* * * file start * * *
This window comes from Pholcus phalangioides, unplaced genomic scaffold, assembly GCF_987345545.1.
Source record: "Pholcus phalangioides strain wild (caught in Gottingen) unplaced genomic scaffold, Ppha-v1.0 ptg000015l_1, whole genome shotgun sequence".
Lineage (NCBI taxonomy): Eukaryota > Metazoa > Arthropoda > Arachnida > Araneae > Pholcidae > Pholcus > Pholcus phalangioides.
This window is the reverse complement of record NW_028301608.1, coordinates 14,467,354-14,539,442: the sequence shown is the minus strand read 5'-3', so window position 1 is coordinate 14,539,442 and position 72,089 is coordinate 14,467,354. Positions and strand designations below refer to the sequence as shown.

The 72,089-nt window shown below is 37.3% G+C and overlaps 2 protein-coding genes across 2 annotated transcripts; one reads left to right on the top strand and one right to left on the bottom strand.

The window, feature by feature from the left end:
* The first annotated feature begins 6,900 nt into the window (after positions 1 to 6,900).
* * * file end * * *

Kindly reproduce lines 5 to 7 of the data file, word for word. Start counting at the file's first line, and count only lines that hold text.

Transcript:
The 72,089-nt window shown below is 37.3% G+C and overlaps 2 protein-coding genes across 2 annotated transcripts; one reads left to right on the top strand and one right to left on the bottom strand.

The window, feature by feature from the left end:
* The first annotated feature begins 6,900 nt into the window (after positions 1 to 6,900).